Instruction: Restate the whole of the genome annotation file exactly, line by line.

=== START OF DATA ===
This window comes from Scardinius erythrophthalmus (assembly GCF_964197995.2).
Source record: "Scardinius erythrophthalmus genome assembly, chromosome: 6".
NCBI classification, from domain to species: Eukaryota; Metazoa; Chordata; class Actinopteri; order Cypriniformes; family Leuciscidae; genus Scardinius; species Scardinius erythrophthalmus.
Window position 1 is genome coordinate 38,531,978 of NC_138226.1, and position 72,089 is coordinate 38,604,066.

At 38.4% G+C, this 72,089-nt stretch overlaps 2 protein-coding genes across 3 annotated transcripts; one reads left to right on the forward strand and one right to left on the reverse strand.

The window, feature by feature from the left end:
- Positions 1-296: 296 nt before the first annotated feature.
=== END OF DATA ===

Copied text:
This window comes from Scardinius erythrophthalmus (assembly GCF_964197995.2).
Source record: "Scardinius erythrophthalmus genome assembly, chromosome: 6".
NCBI classification, from domain to species: Eukaryota; Metazoa; Chordata; class Actinopteri; order Cypriniformes; family Leuciscidae; genus Scardinius; species Scardinius erythrophthalmus.
Window position 1 is genome coordinate 38,531,978 of NC_138226.1, and position 72,089 is coordinate 38,604,066.

At 38.4% G+C, this 72,089-nt stretch overlaps 2 protein-coding genes across 3 annotated transcripts; one reads left to right on the forward strand and one right to left on the reverse strand.

The window, feature by feature from the left end:
- Positions 1-296: 296 nt before the first annotated feature.